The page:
Published On: Wed, Aug 14th, 2019

As BBC admits licence fee refusal impacts its viability, with the end of over-75 subsidy, even more “evasion” ahead

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In June the BBC released its Group Annual Report and Accounts 2018/19, and the headline information had to be a 3.7% decrease in income by licence fee revenue. While this was blamed on the phased reduction of government funding for licences for the over-75s, there was also a fall in the number of standard (colour) licences in force. Indeed, although the effect on the BBC of TV licence refusal is something that has been covered in instalments here at FBEL, this report is the first in which it has been noticed that the BBC is openly linking what it calls “evasion” to its ability to be financially viable. In a section titled, “Financial stability”, where there is a breakdown of conditions which would endanger such a thing, the following analysis appears:

There is a risk of a real time licence fee decline, a rise in licence fee evasion, or increased cost of collection potentially impacting our funding model, services and scope.

As such, the BBC appears to be acutely aware that it must be more dependent on commercial activities, and is cognisant of further risks that threaten its existence in terms of the pressures of the free market. For instance, as part of appreciating its own financial viability, the BBC understands the necessity for balancing expenditure on intellectual property and rights against the income that is consequently generated (or not). In its history, the BBC hasn’t had to worry about getting a return on its expenditure, but now it owns full control (at the cost of £180 million) of most of the UKTV platform – and it is a development that goes a good deal of the way to explaining the BBC’s concern about failing to “respond to market challenges” and even the risk of economic downturn which could adversely affect advertising revenue: something else that the BBC has never had to concern itself with. We also find that the BBC has turned its thoughts to its credit rating, presumably for purposes of borrowing as inexpensively as possible in order to fund output in order to make a profit.

Unfortunately for the BBC, it is an organisation that remains bloated as per the manner it has long since been accustomed to, so that in the context of funding its entire operation (orchestras and all), its current commercial capacity will only offer peanuts in comparison with its licence fee harvest – for 2018/19, all the BBC’s “other income” totalled £1,199 million, and that was down from £1,232 million. The BBC has a minor problem here too, because although it claims to be representative of the United Kingdom and its people, its buying out of UKTV – which basically shows “old TV” – is evidence that it recognises the draw, for commercial success, of what it would consider culturally outdated programming.

All things being equal, that the BBC now has to “give them what they want” more than it ever has in its past, it should understand that it cannot afford to be seen as politically motivated – a look that, in a proper country, should be hemlock to a successful business. However, all appearances suggest that the BBC is not culturally fit to create product in order to meet the sort of popular demand that is satiated by UKTV – no wonder, then, that the BBC is leaving the organisation to manage itself. And in fact, whether or not UKTV continues to be successful is irrelevant in as much as the takeover was really about securing maximum return on BBC intellectual property (i.e. the repeats). It is a loss-saving measure that won’t save the BBC.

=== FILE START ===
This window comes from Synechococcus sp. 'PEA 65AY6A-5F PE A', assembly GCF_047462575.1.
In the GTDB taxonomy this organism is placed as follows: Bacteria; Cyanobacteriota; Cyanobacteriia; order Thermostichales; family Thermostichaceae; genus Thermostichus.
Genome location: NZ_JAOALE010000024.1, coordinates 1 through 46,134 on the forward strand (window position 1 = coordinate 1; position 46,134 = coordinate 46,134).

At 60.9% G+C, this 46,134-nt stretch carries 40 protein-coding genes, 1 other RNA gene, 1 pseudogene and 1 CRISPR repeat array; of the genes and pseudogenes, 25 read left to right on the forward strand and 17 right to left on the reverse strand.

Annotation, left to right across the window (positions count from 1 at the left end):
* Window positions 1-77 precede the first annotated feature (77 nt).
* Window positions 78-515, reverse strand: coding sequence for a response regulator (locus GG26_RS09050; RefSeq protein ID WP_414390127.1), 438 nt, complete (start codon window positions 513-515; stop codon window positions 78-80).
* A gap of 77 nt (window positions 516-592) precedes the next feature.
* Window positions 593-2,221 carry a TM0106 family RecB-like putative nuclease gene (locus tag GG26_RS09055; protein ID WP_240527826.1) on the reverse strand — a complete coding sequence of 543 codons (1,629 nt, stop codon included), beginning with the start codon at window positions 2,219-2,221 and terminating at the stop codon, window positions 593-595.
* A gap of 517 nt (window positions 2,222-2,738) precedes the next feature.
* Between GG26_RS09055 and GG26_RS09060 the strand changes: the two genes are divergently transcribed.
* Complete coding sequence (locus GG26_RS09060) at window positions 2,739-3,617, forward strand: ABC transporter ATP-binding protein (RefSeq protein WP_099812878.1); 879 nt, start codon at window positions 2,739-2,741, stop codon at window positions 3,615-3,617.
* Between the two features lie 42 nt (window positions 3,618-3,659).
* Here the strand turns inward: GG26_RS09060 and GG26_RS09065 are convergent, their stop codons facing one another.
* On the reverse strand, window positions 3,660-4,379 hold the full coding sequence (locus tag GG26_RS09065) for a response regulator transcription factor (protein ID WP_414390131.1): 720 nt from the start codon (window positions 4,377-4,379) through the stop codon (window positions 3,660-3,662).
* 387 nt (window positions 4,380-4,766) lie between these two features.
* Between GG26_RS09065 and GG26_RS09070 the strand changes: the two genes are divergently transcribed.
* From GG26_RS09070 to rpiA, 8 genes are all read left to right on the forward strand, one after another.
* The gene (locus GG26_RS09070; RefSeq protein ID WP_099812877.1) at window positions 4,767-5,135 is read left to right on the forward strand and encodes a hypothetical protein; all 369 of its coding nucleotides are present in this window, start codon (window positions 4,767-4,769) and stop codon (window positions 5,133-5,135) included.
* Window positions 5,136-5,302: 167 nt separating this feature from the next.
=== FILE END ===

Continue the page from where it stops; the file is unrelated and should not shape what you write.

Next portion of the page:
Indeed, the BBC cannot sustain itself by its commercial enterprises, even when, as it happens, all things are not equal, and Britain is post-normal, so that television in general doesn’t have to attempt to reach an audience that is outside the State-generated consensus groupthink. Another way of putting this (because the author recently had a rare opportunity to look at an hour’s example) is that television is absolutely designed to be consumed by idiots. This is why many who are turning from owing a licence are not doing so out of a desire to improve themselves, nor from any suppressed sense of self-respect, but because they don’t need one to look at Netflix. As such, any rejection of the BBC in itself does not indicate that the kingdom of the blind is at last producing people with vision to appreciate, by first glance, that there is a fundamental problem.

And so it comes to pass that there is a bit of Orwell’s Ministry of Information in all of British media output, although the BBC is still the backbone of the British Government’s control grid. As such, all 17 million people who voted to leave the EU should be trying to kill the BBC off as an act of self-defence, but as just mentioned, people have largely been inculcated into stupidity. The death of the BBC, then, is by no means on the cards – although the Corporation is clearly not very confident about its future. And the problem is very much what the BBC calls “licence fee evasion”.

As far as the BBC is concerned, if there is an address that isn’t associated with a licence†, then the household is partaking in evasion. Consequently, when people cancel their licence because they no longer require one, and they inform the BBC as such, there is no final parting of the ways. Eventually, the BBC forgets that it has been given an excuse (although no such thing is due it) and the household is inevitably deemed to be an evader. The fundamental principle at work is that the BBC would assume that all households are watching TV; as such, not only is there no point communicating with the BBC/Capita to explain why there is no licence at a property, but there is also absolutely no compulsion to do it (please read the FBEL article, The TV Licensing Company – a shake down operation).